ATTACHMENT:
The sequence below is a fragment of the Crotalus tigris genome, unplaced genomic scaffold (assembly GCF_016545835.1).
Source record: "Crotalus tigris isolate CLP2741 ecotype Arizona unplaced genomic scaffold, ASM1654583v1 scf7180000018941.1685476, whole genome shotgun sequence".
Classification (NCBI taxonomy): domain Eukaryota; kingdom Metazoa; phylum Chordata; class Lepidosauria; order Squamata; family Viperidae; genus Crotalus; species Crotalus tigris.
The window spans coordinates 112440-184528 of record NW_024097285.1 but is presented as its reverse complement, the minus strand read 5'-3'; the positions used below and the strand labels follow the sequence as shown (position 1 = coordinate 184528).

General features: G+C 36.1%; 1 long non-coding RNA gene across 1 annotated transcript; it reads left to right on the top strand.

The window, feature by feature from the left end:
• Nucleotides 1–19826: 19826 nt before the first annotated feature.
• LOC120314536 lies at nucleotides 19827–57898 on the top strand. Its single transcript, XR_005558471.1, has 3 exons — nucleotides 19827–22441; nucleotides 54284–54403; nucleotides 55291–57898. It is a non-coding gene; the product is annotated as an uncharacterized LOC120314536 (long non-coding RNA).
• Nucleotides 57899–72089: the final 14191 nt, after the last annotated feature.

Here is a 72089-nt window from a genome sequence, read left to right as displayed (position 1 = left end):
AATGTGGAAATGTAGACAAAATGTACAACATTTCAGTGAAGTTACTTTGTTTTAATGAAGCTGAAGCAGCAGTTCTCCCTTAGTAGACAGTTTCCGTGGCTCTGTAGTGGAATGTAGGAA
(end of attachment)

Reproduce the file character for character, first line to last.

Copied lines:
The sequence below is a fragment of the Crotalus tigris genome, unplaced genomic scaffold (assembly GCF_016545835.1).
Source record: "Crotalus tigris isolate CLP2741 ecotype Arizona unplaced genomic scaffold, ASM1654583v1 scf7180000018941.1685476, whole genome shotgun sequence".
Classification (NCBI taxonomy): domain Eukaryota; kingdom Metazoa; phylum Chordata; class Lepidosauria; order Squamata; family Viperidae; genus Crotalus; species Crotalus tigris.
The window spans coordinates 112440-184528 of record NW_024097285.1 but is presented as its reverse complement, the minus strand read 5'-3'; the positions used below and the strand labels follow the sequence as shown (position 1 = coordinate 184528).

General features: G+C 36.1%; 1 long non-coding RNA gene across 1 annotated transcript; it reads left to right on the top strand.

The window, feature by feature from the left end:
• Nucleotides 1–19826: 19826 nt before the first annotated feature.
• LOC120314536 lies at nucleotides 19827–57898 on the top strand. Its single transcript, XR_005558471.1, has 3 exons — nucleotides 19827–22441; nucleotides 54284–54403; nucleotides 55291–57898. It is a non-coding gene; the product is annotated as an uncharacterized LOC120314536 (long non-coding RNA).
• Nucleotides 57899–72089: the final 14191 nt, after the last annotated feature.

Here is a 72089-nt window from a genome sequence, read left to right as displayed (position 1 = left end):
AATGTGGAAATGTAGACAAAATGTACAACATTTCAGTGAAGTTACTTTGTTTTAATGAAGCTGAAGCAGCAGTTCTCCCTTAGTAGACAGTTTCCGTGGCTCTGTAGTGGAATGTAGGAA